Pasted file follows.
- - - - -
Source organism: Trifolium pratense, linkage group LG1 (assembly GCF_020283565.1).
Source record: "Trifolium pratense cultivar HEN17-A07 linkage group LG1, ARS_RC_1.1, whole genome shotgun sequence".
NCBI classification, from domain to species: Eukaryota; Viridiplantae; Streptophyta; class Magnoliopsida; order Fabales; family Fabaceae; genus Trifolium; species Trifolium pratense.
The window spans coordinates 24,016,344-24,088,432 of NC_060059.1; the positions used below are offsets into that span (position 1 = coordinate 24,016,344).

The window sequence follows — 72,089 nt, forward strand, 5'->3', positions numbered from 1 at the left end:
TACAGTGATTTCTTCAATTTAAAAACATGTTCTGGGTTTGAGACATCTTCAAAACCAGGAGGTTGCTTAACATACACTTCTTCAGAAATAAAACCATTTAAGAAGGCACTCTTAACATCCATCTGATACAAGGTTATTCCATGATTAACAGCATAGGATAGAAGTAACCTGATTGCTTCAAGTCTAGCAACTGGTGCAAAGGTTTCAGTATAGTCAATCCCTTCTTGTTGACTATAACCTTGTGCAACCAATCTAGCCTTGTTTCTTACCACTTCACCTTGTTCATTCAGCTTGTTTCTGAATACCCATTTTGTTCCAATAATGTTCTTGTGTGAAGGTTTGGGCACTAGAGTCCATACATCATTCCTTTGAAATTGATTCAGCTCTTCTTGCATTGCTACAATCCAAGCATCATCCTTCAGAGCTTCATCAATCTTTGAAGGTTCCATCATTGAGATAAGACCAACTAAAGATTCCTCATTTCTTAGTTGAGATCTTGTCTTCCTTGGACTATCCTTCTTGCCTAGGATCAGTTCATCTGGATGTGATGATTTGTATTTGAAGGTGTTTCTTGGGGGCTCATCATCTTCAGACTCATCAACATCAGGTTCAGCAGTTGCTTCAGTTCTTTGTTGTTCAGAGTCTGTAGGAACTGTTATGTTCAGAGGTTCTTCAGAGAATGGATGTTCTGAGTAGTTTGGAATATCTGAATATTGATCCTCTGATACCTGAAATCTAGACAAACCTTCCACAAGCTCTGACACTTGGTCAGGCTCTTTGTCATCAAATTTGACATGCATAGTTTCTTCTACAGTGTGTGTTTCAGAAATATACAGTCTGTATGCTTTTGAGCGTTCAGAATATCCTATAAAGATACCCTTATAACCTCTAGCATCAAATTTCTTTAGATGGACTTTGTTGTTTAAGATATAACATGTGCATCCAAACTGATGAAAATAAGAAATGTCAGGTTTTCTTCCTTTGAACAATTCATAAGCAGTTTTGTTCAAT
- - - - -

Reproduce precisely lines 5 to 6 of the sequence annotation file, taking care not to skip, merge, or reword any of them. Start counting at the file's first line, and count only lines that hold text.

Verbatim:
The window sequence follows — 72,089 nt, forward strand, 5'->3', positions numbered from 1 at the left end:
TACAGTGATTTCTTCAATTTAAAAACATGTTCTGGGTTTGAGACATCTTCAAAACCAGGAGGTTGCTTAACATACACTTCTTCAGAAATAAAACCATTTAAGAAGGCACTCTTAACATCCATCTGATACAAGGTTATTCCATGATTAACAGCATAGGATAGAAGTAACCTGATTGCTTCAAGTCTAGCAACTGGTGCAAAGGTTTCAGTATAGTCAATCCCTTCTTGTTGACTATAACCTTGTGCAACCAATCTAGCCTTGTTTCTTACCACTTCACCTTGTTCATTCAGCTTGTTTCTGAATACCCATTTTGTTCCAATAATGTTCTTGTGTGAAGGTTTGGGCACTAGAGTCCATACATCATTCCTTTGAAATTGATTCAGCTCTTCTTGCATTGCTACAATCCAAGCATCATCCTTCAGAGCTTCATCAATCTTTGAAGGTTCCATCATTGAGATAAGACCAACTAAAGATTCCTCATTTCTTAGTTGAGATCTTGTCTTCCTTGGACTATCCTTCTTGCCTAGGATCAGTTCATCTGGATGTGATGATTTGTATTTGAAGGTGTTTCTTGGGGGCTCATCATCTTCAGACTCATCAACATCAGGTTCAGCAGTTGCTTCAGTTCTTTGTTGTTCAGAGTCTGTAGGAACTGTTATGTTCAGAGGTTCTTCAGAGAATGGATGTTCTGAGTAGTTTGGAATATCTGAATATTGATCCTCTGATACCTGAAATCTAGACAAACCTTCCACAAGCTCTGACACTTGGTCAGGCTCTTTGTCATCAAATTTGACATGCATAGTTTCTTCTACAGTGTGTGTTTCAGAAATATACAGTCTGTATGCTTTTGAGCGTTCAGAATATCCTATAAAGATACCCTTATAACCTCTAGCATCAAATTTCTTTAGATGGACTTTGTTGTTTAAGATATAACATGTGCATCCAAACTGATGAAAATAAGAAATGTCAGGTTTTCTTCCTTTGAACAATTCATAAGCAGTTTTGTTCAAT